Born in Ireland, Ray Kane was in the South African Police when Nelson Mandela received his life sentence on Robben Island in 1964. In 1965, while hitch-hiking through Tanzania en route from Durban to England Ray Kane crossed the path that Che Guevara and his Cuban Brigade would take later into the Congo and military defeat by mercenaries. The juxtaposition in time and space of two of the 20th century’s greatest revolutionaries gave Ray Kane the idea for his first novel, The Sowti Squad.
In Sudan and suspected of being a mercenary, Ray Kane was deported by the government from Juba into Uganda from where he hitchhiked through Kenya to Mombasa. The Braemar Castle, en route from Cape Town to London, was in port. Fortunately, a crewman had broken a leg, leaving the ship a man short. Ray Kane became Seaman Kane and worked his passage to Tilbury (London) docks as a dining room steward.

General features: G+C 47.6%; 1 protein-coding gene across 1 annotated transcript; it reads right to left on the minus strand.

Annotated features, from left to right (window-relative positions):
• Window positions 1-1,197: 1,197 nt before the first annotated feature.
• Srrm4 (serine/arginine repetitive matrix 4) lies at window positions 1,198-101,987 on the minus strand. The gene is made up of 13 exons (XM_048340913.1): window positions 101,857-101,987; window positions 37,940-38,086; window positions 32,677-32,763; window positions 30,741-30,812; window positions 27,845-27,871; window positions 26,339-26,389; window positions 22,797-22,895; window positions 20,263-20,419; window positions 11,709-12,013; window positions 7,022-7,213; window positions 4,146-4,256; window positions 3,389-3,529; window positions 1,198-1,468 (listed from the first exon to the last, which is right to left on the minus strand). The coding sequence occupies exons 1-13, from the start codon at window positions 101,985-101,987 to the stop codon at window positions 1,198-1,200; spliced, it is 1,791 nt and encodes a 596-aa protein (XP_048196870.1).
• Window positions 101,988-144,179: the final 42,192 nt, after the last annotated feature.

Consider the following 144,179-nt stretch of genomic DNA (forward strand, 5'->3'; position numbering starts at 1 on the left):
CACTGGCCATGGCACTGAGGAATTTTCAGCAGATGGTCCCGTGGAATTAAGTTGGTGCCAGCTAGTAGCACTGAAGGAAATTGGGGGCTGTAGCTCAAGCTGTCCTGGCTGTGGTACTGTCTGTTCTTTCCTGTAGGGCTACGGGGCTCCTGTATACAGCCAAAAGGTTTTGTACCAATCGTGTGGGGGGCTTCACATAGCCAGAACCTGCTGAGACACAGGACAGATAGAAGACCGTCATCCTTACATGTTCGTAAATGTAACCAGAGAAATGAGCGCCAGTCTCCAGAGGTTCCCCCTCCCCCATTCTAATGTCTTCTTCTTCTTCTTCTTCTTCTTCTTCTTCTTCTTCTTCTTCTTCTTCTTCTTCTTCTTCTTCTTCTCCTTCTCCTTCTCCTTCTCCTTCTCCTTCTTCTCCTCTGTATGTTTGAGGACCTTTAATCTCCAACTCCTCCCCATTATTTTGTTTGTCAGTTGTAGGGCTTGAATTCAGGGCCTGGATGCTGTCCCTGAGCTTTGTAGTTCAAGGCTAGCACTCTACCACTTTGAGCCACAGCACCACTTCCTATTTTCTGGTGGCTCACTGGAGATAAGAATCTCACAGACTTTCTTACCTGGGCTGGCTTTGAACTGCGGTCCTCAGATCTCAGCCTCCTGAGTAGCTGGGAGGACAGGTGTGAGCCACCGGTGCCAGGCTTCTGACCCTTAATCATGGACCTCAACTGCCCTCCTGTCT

Commissioned into the British Army in 1965, Ray Kane served in Germany and Libya before joining the Omani Army as a Contract Officer. Commissioned as a captain then promoted major within 18 months, Ray Kane served for two years as Red Company Commander, Desert Regiment, in the Dhofar War. He led the Red Company palace assault group that seized Sultan Said bin Taimur al-Busaidi on 23 July 1970, in the coup d’état that started Oman’s renaissance, and in which Ray Kane was wounded by pistol-fire in the leg.
Leaving Red Company in 1972, Ray Kane next commanded Firqa Forces – tribesmen irregulars, mostly ex-enemy. He was “sacked on-the-spot”, and quite rightly too, in Kane’s opinion, by Colonel Mike “Oddjob” Harvey in May 1972, after shooting-up the RAF Salalah (Dhofar) Officers’ Mess and its open-air cinema.
Asked by friends if he had been drunk, mad or both Ray Kane replied:
‘Neither, I did it for the Craic.’
Ray Kane’s novels, The Sowti Squad, The Frankincense Tree and The Daughters of Mohammad are available on Kindle, Kobo, Nook, iTunes (for all Apple devices), Smashwords, Sony eReader, etc. His memoir is in its final edit.